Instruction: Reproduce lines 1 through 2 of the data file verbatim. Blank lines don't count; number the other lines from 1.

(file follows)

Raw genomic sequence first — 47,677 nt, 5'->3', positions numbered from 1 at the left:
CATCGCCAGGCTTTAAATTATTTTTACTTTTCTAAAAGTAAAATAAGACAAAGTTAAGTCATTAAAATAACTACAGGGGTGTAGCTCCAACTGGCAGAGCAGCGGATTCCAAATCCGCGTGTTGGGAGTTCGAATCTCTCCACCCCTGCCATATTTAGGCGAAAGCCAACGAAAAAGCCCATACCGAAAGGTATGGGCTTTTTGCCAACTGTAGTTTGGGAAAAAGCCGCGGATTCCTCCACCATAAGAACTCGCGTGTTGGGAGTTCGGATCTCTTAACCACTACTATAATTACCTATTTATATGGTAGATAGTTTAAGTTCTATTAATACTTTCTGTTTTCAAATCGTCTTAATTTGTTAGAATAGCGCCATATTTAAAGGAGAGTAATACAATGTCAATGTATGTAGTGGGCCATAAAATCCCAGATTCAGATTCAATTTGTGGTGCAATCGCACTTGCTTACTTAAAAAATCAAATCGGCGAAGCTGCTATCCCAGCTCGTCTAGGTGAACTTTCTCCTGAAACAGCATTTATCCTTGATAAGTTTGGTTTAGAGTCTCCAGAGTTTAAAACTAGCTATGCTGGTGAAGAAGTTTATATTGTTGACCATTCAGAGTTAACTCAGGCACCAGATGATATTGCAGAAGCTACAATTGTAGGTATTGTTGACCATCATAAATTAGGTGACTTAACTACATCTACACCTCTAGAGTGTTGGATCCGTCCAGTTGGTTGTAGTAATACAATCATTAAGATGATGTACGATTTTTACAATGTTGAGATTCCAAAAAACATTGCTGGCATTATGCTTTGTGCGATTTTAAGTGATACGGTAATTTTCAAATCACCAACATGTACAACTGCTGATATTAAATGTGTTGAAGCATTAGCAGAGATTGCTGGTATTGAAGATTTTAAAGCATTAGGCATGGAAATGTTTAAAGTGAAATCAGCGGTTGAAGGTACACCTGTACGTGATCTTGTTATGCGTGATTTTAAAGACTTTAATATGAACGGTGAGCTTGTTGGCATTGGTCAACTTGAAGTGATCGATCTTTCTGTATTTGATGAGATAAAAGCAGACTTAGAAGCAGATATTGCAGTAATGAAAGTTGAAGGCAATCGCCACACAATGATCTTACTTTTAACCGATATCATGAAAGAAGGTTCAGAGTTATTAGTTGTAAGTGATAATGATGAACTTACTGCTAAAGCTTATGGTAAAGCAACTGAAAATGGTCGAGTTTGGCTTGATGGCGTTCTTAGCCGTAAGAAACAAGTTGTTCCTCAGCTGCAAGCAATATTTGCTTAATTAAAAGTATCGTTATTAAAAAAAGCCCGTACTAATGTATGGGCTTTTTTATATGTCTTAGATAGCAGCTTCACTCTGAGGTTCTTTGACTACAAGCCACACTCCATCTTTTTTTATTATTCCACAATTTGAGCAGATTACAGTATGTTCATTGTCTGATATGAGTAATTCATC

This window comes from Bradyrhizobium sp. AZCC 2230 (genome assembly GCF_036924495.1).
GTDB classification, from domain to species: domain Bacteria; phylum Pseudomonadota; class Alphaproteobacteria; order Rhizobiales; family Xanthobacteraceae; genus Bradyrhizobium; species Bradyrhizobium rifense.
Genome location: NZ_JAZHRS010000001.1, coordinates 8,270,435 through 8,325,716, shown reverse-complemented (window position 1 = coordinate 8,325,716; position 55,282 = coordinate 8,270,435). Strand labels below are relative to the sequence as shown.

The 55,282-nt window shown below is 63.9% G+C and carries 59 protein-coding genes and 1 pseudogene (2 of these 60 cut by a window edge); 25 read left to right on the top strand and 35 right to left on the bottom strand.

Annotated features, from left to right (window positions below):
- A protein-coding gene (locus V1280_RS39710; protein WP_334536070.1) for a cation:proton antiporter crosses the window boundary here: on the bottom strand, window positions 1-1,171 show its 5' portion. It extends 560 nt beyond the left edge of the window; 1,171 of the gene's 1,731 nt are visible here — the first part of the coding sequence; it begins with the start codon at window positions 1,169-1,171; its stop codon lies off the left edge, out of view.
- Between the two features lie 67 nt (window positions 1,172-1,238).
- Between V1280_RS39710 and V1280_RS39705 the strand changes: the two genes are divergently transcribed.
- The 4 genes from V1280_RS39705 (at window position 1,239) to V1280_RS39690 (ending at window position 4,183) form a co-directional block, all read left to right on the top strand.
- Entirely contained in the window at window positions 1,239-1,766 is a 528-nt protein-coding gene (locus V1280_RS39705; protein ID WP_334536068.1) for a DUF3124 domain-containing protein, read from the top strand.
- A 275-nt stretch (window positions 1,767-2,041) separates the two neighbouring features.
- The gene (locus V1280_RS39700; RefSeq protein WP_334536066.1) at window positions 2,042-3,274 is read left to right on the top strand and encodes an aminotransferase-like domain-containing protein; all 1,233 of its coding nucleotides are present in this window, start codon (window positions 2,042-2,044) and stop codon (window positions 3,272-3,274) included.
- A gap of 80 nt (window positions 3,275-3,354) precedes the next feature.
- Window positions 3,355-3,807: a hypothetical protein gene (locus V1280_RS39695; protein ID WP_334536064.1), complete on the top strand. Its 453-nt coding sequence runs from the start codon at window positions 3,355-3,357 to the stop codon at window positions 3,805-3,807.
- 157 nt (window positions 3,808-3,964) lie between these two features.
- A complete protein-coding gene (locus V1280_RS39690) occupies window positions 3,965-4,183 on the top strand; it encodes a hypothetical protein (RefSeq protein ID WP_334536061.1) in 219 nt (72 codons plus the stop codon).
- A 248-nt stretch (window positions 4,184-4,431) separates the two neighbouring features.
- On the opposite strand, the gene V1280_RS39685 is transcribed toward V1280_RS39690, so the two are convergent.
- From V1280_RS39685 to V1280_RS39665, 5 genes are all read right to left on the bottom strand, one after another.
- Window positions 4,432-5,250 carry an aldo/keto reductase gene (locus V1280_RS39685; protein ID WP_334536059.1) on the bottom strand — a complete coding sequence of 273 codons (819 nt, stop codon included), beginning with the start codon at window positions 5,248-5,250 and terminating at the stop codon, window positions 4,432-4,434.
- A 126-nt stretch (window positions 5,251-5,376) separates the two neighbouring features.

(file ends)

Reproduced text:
Raw genomic sequence first — 47,677 nt, 5'->3', positions numbered from 1 at the left:
CATCGCCAGGCTTTAAATTATTTTTACTTTTCTAAAAGTAAAATAAGACAAAGTTAAGTCATTAAAATAACTACAGGGGTGTAGCTCCAACTGGCAGAGCAGCGGATTCCAAATCCGCGTGTTGGGAGTTCGAATCTCTCCACCCCTGCCATATTTAGGCGAAAGCCAACGAAAAAGCCCATACCGAAAGGTATGGGCTTTTTGCCAACTGTAGTTTGGGAAAAAGCCGCGGATTCCTCCACCATAAGAACTCGCGTGTTGGGAGTTCGGATCTCTTAACCACTACTATAATTACCTATTTATATGGTAGATAGTTTAAGTTCTATTAATACTTTCTGTTTTCAAATCGTCTTAATTTGTTAGAATAGCGCCATATTTAAAGGAGAGTAATACAATGTCAATGTATGTAGTGGGCCATAAAATCCCAGATTCAGATTCAATTTGTGGTGCAATCGCACTTGCTTACTTAAAAAATCAAATCGGCGAAGCTGCTATCCCAGCTCGTCTAGGTGAACTTTCTCCTGAAACAGCATTTATCCTTGATAAGTTTGGTTTAGAGTCTCCAGAGTTTAAAACTAGCTATGCTGGTGAAGAAGTTTATATTGTTGACCATTCAGAGTTAACTCAGGCACCAGATGATATTGCAGAAGCTACAATTGTAGGTATTGTTGACCATCATAAATTAGGTGACTTAACTACATCTACACCTCTAGAGTGTTGGATCCGTCCAGTTGGTTGTAGTAATACAATCATTAAGATGATGTACGATTTTTACAATGTTGAGATTCCAAAAAACATTGCTGGCATTATGCTTTGTGCGATTTTAAGTGATACGGTAATTTTCAAATCACCAACATGTACAACTGCTGATATTAAATGTGTTGAAGCATTAGCAGAGATTGCTGGTATTGAAGATTTTAAAGCATTAGGCATGGAAATGTTTAAAGTGAAATCAGCGGTTGAAGGTACACCTGTACGTGATCTTGTTATGCGTGATTTTAAAGACTTTAATATGAACGGTGAGCTTGTTGGCATTGGTCAACTTGAAGTGATCGATCTTTCTGTATTTGATGAGATAAAAGCAGACTTAGAAGCAGATATTGCAGTAATGAAAGTTGAAGGCAATCGCCACACAATGATCTTACTTTTAACCGATATCATGAAAGAAGGTTCAGAGTTATTAGTTGTAAGTGATAATGATGAACTTACTGCTAAAGCTTATGGTAAAGCAACTGAAAATGGTCGAGTTTGGCTTGATGGCGTTCTTAGCCGTAAGAAACAAGTTGTTCCTCAGCTGCAAGCAATATTTGCTTAATTAAAAGTATCGTTATTAAAAAAAGCCCGTACTAATGTATGGGCTTTTTTATATGTCTTAGATAGCAGCTTCACTCTGAGGTTCTTTGACTACAAGCCACACTCCATCTTTTTTTATTATTCCACAATTTGAGCAGATTACAGTATGTTCATTGTCTGATATGAGTAATTCATC